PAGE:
When John died on June 2, 1915, Perry Raby paid $8 for the coffin and also chiseled a field stone to mark the grave.  It took Perry Raby three years (July 22, 1918) to pay the $8 for the coffin built by Jim Dunlap (I now have a copy of the handwritten receipt courtesy of Grace Raby Crawford.) In later years, Curtis Allen Hendrix planted a stand of boxwood trees around the grave.  The original field stone marker was likely removed when a second marker, the one photographed in 1944 was placed there. This second marker was removed at some time (If anyone knows the whereabouts of the first crude stone or the second stone photographed in 1944, it would surely be a great find and would be an excellent addition to John Hendrix's grave! Please contact SmithDRay if you have ANY information regarding these markers.).  The present marker was placed there as a result of a joint class project of the Robertsville and Jefferson Junior High School students in 1967.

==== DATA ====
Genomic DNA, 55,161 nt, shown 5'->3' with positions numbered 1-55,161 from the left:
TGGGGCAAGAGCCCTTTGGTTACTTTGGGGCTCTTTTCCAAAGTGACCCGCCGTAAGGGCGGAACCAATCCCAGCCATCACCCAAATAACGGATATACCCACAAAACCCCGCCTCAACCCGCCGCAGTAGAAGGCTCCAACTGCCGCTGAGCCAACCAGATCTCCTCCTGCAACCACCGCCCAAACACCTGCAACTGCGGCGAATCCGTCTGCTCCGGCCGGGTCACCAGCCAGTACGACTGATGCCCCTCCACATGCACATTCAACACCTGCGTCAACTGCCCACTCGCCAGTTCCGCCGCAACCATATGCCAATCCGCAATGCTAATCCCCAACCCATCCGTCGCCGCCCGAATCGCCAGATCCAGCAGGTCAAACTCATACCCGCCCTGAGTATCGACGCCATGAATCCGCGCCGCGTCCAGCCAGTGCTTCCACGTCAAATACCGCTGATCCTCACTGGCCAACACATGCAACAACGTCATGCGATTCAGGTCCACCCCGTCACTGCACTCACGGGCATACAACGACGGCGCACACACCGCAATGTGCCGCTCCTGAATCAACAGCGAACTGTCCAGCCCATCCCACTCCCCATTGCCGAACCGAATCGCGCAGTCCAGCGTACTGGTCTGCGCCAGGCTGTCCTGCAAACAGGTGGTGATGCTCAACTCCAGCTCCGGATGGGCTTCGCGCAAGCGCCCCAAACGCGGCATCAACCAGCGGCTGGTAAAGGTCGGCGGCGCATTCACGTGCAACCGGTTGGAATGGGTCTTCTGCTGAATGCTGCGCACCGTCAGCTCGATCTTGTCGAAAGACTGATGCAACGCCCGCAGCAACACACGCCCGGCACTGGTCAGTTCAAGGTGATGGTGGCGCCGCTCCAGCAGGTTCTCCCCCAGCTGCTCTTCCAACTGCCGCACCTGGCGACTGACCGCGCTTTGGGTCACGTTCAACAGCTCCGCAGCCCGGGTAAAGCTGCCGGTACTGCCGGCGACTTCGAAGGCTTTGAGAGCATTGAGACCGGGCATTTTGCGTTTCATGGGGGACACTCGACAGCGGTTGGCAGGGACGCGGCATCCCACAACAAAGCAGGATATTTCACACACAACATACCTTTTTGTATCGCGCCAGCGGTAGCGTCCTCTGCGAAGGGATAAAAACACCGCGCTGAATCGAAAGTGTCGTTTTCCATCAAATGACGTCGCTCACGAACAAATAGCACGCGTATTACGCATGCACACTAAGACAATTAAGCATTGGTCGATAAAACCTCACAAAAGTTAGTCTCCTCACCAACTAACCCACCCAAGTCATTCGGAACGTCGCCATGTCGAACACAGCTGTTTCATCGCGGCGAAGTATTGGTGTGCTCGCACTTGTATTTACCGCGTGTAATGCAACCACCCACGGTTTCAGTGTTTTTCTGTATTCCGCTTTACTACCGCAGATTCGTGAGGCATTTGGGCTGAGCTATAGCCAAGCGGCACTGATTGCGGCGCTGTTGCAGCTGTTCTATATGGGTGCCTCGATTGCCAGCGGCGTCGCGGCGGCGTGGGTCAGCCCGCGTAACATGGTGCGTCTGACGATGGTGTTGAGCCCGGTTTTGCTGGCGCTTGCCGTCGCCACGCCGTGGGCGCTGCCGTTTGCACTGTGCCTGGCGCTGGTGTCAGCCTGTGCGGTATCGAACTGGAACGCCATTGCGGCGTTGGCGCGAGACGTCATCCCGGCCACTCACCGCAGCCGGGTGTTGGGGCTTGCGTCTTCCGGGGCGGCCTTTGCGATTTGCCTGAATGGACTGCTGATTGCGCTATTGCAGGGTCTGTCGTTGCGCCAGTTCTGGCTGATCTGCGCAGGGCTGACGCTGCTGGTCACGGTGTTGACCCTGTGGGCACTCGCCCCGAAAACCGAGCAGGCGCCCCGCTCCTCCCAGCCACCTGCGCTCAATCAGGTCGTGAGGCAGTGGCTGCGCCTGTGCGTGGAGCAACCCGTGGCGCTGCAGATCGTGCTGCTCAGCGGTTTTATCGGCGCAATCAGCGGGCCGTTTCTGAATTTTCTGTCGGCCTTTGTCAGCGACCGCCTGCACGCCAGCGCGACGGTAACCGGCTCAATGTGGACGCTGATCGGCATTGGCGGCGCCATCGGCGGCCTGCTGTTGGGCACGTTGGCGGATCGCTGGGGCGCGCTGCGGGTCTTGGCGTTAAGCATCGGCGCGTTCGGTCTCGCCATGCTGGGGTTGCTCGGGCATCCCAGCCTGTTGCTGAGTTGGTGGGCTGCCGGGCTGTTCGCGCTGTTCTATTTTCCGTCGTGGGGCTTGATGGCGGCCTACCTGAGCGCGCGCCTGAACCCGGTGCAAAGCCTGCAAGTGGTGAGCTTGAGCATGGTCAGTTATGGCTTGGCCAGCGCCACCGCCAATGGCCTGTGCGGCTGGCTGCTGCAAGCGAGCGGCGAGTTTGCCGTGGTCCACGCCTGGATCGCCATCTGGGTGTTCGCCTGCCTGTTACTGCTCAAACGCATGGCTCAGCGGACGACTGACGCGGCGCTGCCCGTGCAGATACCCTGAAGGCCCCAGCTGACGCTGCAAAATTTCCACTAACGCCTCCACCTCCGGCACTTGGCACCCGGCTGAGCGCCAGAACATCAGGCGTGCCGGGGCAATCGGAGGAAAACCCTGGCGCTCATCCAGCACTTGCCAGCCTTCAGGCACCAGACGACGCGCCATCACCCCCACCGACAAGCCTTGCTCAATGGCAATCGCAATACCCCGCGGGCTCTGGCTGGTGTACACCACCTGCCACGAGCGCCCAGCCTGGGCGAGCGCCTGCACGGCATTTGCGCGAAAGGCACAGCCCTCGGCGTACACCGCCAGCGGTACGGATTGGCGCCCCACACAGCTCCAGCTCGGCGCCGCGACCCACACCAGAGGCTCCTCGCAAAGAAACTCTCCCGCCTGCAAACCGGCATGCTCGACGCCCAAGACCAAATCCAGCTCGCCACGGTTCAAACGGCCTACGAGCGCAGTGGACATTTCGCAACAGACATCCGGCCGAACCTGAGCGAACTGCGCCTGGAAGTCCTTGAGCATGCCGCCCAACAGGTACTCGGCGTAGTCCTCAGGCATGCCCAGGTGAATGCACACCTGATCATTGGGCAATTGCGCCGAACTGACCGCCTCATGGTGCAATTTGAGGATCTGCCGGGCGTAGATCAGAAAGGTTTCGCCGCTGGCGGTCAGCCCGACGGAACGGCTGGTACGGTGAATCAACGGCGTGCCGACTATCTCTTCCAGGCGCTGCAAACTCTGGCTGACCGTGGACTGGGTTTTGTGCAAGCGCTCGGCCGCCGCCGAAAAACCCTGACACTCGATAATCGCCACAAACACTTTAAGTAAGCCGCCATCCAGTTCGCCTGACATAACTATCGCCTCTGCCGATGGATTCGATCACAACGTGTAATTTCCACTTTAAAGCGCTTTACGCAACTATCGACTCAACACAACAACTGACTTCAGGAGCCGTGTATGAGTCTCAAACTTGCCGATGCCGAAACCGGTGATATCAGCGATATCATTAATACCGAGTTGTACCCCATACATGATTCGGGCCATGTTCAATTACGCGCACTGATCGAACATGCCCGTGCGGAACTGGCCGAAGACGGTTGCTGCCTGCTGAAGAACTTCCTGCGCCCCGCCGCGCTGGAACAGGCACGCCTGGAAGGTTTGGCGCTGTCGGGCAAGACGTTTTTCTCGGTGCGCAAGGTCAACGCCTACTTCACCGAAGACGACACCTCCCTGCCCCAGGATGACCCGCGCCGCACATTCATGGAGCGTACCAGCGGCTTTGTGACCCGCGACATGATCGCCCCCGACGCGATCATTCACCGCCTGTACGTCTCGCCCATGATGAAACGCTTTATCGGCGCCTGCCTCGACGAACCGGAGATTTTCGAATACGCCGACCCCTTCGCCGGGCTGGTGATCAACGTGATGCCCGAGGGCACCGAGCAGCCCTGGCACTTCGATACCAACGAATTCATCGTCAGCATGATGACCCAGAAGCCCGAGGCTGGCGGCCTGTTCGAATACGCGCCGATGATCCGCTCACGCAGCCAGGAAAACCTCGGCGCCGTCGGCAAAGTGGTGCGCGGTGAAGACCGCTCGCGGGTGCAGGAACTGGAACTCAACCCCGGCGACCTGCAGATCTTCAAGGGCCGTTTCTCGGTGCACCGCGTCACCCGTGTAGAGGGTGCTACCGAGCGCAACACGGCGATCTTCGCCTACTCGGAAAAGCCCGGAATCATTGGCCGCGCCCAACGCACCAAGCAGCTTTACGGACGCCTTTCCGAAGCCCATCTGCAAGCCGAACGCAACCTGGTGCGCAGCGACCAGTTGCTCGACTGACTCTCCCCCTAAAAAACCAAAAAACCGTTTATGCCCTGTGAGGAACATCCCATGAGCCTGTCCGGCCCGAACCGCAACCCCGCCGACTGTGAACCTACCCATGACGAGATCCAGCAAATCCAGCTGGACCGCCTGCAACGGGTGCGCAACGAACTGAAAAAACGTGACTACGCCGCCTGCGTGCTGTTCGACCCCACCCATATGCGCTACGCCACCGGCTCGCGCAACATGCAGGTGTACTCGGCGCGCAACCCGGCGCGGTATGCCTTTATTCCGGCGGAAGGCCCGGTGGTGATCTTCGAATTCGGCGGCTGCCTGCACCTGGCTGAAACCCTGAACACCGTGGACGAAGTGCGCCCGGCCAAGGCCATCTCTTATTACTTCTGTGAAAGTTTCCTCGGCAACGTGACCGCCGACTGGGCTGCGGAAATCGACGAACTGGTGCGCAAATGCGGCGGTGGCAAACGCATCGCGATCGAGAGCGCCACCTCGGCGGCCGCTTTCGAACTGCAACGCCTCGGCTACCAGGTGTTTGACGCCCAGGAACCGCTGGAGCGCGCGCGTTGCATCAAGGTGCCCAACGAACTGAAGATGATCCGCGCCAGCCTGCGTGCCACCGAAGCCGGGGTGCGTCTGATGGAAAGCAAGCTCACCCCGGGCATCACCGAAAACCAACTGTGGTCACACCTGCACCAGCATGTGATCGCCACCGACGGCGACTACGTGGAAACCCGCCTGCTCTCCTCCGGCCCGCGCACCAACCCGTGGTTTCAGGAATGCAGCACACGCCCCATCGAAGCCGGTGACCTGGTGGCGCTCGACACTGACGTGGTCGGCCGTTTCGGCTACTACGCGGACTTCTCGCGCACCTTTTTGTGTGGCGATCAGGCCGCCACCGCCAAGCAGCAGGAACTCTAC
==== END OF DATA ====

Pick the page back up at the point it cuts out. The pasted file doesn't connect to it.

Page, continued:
When the Manhattan Project began to acquire land for the Kingston Demolition Range, later the Clinton Engineer Works and even later Oak Ridge, among the first to be given notices in November 1942, were Martha Jane Hendrix and her son Curtis.  They were told that they would have to move by December 1 in a curt letter from the government dated November 11, 1942.  The letter stated: "The War Department intends to take possession of your farm December 1, 1942.  It will be necessary for you to move not later than that date." Curtis was given $300 for his 60-acre farm, home and buildings.  Perry and Paralee Raby moved to the Hillvale community near Norris taking Martha Jane with them where she lived for approximately one year. Martha Jane then moved to a home on Brickyard Road in Powell owned by her son Andrew M. Gregory (Wayne Gregory's father) where she lived until her death on October 19, 1945. Her wake was held at Paralee and Perry Raby's house in Hillvale and she is buried in the Hillvale Cemetery beside Paralee Raby and her husband Perry Raby. Curtis moved his wife and seven children to Union County.  Curtis was killed by a quarrelsome neighbor on July 9, 1944 and is buried in the Galbreath Cemetery in Anderson County, TN.  His widow was Thelma Lee "Linda" or "Lindy" Haney Hendrix.